Rail fares are set to rise by another 1.6% in January, adding about £100 to the cost of many annual season tickets after an unexpected jump in inflation last month.
The passenger watchdog, campaigners and unions have all called on the UK government to abolish the policy of annual fare rises at a time when passenger numbers on the railway have plummeted because of the coronavirus.
It comes alongside the largest monthly increase in petrol prices for almost a decade and a lack of summer sales on the high street after the reopening of non-essential shops pushed up the rate of inflation.
The fare rise is set by the July retail prices index (RPI) measure of inflation, announced by the Office for National Statistics on Wednesday morning. It will apply to all regulated fares in England and Wales, and most in Scotland. It includes season tickets, anytime urban tickets and most off-peak long-distance returns.
The increase means fares will once again rise well above the more commonly used measure of inflation, the consumer price index (CPI), which is typically lower than the RPI. Fare rises have also outstripped wage rises for most of the past decade, at a time when fuel duty for motorists has been frozen.
Despite Britain’s economy struggling for momentum as the country grapples with the deepest recession since records began, the rate of inflation unexpectedly rose last month, as the global oil price jumped and retailers held back from launching their usual summer sales.
The CPI measure of inflation rose to 1% in July from 0.6% in June, confounding expectations among City economists for it to stay at the same level.
The ONS said clothing prices did not fall by as much as would be expected for the time of year, with the reopening of high street stores after lockdown having a knock-on impact on shopping patterns. Retailers would typically put more items on sale in July before the arrival of autumn product ranges. However, clothing and footwear prices fell by 0.7% between June and July, compared with a fall of 2.9% between the same months in 2019.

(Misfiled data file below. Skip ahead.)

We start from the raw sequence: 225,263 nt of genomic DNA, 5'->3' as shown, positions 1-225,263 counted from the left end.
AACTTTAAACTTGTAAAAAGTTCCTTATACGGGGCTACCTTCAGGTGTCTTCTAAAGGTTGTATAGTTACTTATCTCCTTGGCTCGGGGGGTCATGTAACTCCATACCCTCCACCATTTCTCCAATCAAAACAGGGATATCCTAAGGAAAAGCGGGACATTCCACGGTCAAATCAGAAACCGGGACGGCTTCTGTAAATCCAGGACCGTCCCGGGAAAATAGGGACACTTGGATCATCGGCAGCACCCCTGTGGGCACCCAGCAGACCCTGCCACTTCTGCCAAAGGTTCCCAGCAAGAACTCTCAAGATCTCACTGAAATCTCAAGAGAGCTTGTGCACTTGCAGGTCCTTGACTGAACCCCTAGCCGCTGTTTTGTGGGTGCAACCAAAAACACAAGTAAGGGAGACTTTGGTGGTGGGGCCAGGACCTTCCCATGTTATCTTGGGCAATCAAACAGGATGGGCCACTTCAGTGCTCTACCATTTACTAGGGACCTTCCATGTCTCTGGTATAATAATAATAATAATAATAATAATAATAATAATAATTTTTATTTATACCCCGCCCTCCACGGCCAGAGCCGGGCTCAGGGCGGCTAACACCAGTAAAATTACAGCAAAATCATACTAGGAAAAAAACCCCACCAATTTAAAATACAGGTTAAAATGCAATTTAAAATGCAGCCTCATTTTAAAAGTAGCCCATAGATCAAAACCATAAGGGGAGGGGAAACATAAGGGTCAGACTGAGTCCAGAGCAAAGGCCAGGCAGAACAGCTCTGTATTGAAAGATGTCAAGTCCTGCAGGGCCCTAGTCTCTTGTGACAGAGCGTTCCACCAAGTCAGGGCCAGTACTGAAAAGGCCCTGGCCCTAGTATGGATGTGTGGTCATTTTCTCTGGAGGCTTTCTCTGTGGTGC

Prices for private dental treatment, physiotherapy and haircuts also rose as the need for protective equipment and physical-distancing measures increased the costs facing these businesses.
Following the July increase in inflation, the RMT union claimed rail fares could be cut by 5% by diverting funds paid to private operators during the coronavirus crisis, where the government has suspended franchises and underwritten losses on the railway, where passenger numbers are still less than a quarter of pre-coronavirus 19 levels.
The passenger watchdog, Transport Focus, has called for cut-price deals to incentivise the return to the railways and joined the RMT and others in calling for season tickets for part-time commuters to reflect new working patterns and make rail travel more affordable.
Its chief executive, Anthony Smith, said: “Like the government’s restaurant deal, we need a ‘head out to help out’ campaign to help get the country on the move again, boost the economy and reduce traffic on our roads.”
Campaigners said Wednesday’s inflation announcement was a “missed opportunity” to tempt people back on trains. Darren Shirley, the chief executive of Campaign for Better Transport, said the fare rise “will do nothing to restore people’s faith in the railways. The government must do more than just pay lip service to encouraging people to take public transport; it must now also provide the financial incentives to do so.”
Despite the unexpected increase for inflation in July as the economy reopened, analysts expect the inflation rate to decline in August as the government’s VAT cut for the hospitality sector and eat out to help out restaurant discount scheme drags down the cost of living.
Ian Stewart, the chief economist at the accountancy firm Deloitte, said: “Covid-19 has delivered a major deflationary shock to the economy. The inflation rate has already halved this year and is set to fall further. A recovery is under way but the economy is operating with huge amounts of spare capacity that could easily push inflation into negative territory.”